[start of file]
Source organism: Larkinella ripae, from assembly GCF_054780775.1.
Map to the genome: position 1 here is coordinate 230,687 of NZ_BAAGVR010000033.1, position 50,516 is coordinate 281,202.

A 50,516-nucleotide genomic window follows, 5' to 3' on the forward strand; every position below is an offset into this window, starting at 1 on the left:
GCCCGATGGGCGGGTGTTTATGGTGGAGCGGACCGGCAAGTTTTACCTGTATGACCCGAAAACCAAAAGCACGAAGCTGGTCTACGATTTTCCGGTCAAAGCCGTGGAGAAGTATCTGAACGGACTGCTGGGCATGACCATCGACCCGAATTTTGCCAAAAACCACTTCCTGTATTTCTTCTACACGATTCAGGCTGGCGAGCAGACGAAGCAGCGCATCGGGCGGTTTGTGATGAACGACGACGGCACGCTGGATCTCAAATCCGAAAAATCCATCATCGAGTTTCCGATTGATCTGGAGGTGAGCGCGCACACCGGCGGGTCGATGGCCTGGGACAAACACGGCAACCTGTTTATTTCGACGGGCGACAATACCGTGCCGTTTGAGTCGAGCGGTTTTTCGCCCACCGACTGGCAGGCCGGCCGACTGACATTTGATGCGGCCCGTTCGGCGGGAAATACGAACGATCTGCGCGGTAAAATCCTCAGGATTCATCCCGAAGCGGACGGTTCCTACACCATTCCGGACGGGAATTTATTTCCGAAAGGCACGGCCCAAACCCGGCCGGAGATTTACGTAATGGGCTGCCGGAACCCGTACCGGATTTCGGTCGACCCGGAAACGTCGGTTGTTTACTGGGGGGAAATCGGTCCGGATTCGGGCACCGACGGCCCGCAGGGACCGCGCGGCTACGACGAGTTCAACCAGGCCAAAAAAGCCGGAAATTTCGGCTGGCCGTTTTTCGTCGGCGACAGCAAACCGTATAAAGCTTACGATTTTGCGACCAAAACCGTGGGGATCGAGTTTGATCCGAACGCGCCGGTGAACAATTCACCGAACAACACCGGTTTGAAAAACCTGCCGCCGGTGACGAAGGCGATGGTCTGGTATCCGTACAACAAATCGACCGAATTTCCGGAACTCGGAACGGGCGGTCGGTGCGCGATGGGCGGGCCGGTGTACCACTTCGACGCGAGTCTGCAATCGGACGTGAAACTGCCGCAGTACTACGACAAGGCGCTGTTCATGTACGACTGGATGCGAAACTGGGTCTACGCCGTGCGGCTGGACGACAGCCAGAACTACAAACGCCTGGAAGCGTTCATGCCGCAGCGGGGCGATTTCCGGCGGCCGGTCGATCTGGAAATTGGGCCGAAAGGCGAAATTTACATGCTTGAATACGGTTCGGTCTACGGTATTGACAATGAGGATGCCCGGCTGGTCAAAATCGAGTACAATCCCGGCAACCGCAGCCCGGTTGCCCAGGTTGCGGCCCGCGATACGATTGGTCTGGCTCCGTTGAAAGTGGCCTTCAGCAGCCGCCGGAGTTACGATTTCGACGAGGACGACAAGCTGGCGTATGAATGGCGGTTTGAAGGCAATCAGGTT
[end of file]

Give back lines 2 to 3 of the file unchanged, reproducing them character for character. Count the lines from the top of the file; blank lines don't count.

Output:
Map to the genome: position 1 here is coordinate 230,687 of NZ_BAAGVR010000033.1, position 50,516 is coordinate 281,202.

A 50,516-nucleotide genomic window follows, 5' to 3' on the forward strand; every position below is an offset into this window, starting at 1 on the left: